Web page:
To simplify: when 20 users open www.musement.com, CloudFront will pass the first request to Node.js server, save the received response and for the next 19 users it will use that cached value to immediately return the content of musement.com (assuming all requests will hit the same CloudFront instance).

Response served directly from CloudFront can be detected based on Response Header called x-cache:

  • If CloudFront called Node.js Server: x-cache: Miss from cloudfront
  • If CloudFront used cached response: x-cache: Hit from cloudfront

But what exactly is the problem with the solution described in the previous section?
Well, the main problem is splitting users correctly into groups represented by variantPercentage parameter. If the first user who visits our website gets assigned the variant version CloudFront will cache that response and will use the variant for all users whose requests hit that CloudFront instance.
It is, of course, possible to modify CloudFront configuration so that it does not cache requests which do not include a cookie with user’s ab-test configuration (AWS docs). In this case, for every user, correct A/B test configuration can be calculated and assigned by Node.js, but doing so would forward all new users to the application server, even if request generated for variant and control is exactly the same and was already cached by CloudFront. The second problem is the increase in server costs (because of increased traffic) and — even more importantly — a decrease in user performance (the new visitors would not benefit from CDN).

The best solution to these problems would be calculating A/B tests assigned to the user before requests hit CloudFront. Luckily, it is possible to do so using Lambda@edge which lets you run custom code in 4 different points (from AWS docs):

  • After CloudFront receives a request from a viewer (viewer request)
  • Before CloudFront forwards the request to the origin (origin request)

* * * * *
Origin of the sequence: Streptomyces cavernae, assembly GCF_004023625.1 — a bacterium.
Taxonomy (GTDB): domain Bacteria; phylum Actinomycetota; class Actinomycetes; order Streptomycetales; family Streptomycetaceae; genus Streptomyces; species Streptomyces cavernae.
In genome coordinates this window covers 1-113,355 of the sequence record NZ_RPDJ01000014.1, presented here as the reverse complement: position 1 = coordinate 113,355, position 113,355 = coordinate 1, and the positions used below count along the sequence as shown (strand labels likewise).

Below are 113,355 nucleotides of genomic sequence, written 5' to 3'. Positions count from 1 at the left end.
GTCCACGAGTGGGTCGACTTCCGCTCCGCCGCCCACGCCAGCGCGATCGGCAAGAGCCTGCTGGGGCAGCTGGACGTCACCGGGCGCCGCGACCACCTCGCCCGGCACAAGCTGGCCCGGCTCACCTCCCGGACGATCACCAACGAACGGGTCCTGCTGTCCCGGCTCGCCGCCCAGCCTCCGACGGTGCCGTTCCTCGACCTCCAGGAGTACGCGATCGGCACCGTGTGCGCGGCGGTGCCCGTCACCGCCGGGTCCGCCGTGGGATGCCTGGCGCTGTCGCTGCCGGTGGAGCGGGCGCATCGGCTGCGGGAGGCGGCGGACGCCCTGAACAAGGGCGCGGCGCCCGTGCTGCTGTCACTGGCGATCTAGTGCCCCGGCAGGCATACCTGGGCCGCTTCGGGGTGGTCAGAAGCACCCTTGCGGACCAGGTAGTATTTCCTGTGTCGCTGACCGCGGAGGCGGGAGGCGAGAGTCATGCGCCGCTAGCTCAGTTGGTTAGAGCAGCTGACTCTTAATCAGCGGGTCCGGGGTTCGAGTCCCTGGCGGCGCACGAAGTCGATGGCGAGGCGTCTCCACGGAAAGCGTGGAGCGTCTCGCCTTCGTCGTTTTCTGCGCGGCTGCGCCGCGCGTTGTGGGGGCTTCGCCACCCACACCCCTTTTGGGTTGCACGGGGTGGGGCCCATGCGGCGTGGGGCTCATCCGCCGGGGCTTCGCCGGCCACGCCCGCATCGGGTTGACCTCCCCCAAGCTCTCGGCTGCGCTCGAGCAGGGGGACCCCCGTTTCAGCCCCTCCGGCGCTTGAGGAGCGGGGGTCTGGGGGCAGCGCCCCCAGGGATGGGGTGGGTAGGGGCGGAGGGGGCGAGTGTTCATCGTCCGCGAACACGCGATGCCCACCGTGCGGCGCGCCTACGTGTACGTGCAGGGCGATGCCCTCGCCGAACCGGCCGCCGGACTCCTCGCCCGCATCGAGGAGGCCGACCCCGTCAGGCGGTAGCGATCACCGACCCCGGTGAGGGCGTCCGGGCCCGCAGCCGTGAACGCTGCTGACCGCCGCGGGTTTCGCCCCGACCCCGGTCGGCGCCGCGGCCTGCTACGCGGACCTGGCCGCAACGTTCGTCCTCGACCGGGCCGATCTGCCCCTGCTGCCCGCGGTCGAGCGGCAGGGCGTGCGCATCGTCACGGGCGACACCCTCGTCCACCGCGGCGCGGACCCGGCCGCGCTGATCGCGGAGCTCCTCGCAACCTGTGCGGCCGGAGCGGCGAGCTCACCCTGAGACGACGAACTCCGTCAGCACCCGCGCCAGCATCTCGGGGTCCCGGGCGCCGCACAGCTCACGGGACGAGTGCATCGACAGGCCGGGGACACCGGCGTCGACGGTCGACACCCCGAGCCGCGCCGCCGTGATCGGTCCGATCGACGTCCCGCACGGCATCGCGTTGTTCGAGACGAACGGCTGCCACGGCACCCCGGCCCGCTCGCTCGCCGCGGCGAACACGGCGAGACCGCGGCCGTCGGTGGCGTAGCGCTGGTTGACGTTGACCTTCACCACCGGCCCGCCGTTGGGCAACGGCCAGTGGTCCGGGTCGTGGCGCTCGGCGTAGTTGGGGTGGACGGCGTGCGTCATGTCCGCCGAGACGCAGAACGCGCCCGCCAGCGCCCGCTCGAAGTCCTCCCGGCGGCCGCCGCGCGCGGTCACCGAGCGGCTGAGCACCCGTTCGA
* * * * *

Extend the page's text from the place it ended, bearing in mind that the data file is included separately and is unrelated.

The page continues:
• After CloudFront receives the response from the origin (origin response)
  • Before CloudFront forwards the response to the viewer (viewer response)

A/B testing with AWS Lambda@edge :

Architecture

To fully support server-side rendering and not to impact cache performance, our solution needs to assign a variant for every user before request hits the CloudFront instance. AWS gives you a possibility to do so by using Lambda@edge. Lambda@edge is a feature of AWS CloudFront which lets you attach Lambda function to your CloudFront instance and run custom code which modifies request or response (dependent on which stage Lambda@edege is attached).

The architecture of our A/B testing solution is represented by the diagram below:

The architecture of A/B testing solution using Lambda@edge

Data flow in this diagram will look like the below:

  1. When the user opens www.musement.com Lambda@edge attached to the Viewer Request is invoked — the purpose of this function is to check cookies saved in the user browser. When Request includes cookie with valid A/B test configuration it is passed to the CloudFront without any modifications. In another case, lambda is calculating which variant will be displayed for that user. The selected variant will be added to the cookie Request Headers so for the CloudFront it will look the same as in the case where a valid cookie is already present in the browser.
  2. The request will arrive in the CloudFront instance. Based on various parameters (ex. Request URL, cookies or other Request Headers selected by you) and cache expiration time, CloudFront will then decide if the user can receive one of the previously cached server responses.
    If a valid response is present in CloudFront cache, CDN will immediately use that value without forwarding it to Node.js Server.
    In another case, CloudFront will forward the request to Node.js Server. When your server returns a rendered HTML it will be cached and used for the following requests.
  3. Assuming that CloudFront did not have a valid request within its cache. The request will arrive in the Origin — in our case — Node.js Server.
    On the server, we can assume that every request includes a valid cookie with a selected variant which needs to be presented (as we said before it’s the job of Viewer Request Lambda@edge to add a correct cookie to all requests). Knowing this, we can read that value and display the correct version of the currently tested element.
  4. Origin Response Lambda@edge — Before a response arrives in the CloudFront instance and it’s cached for the specified period of time, we need to add one more thing. In the first point, I wrote that Viewer Request Lambda@edge checks cookie saved in the user’s browser, however, until that point there is no mechanism which saves the cookie added to the request in the first step. To cover this, we need an additional Lambda@edge function added attached to Origin Response which will save Set-Cookie header to the response generated by the server. Doing so will save the cookie in the user browser so that on the next visit we can provide a consistent user interface. This part can also be implemented directly on Node.js server, in this case, additional lambda is not needed. The important part is to have the correct Set-Cookie Response Header before Response arrives in CloudFront instance.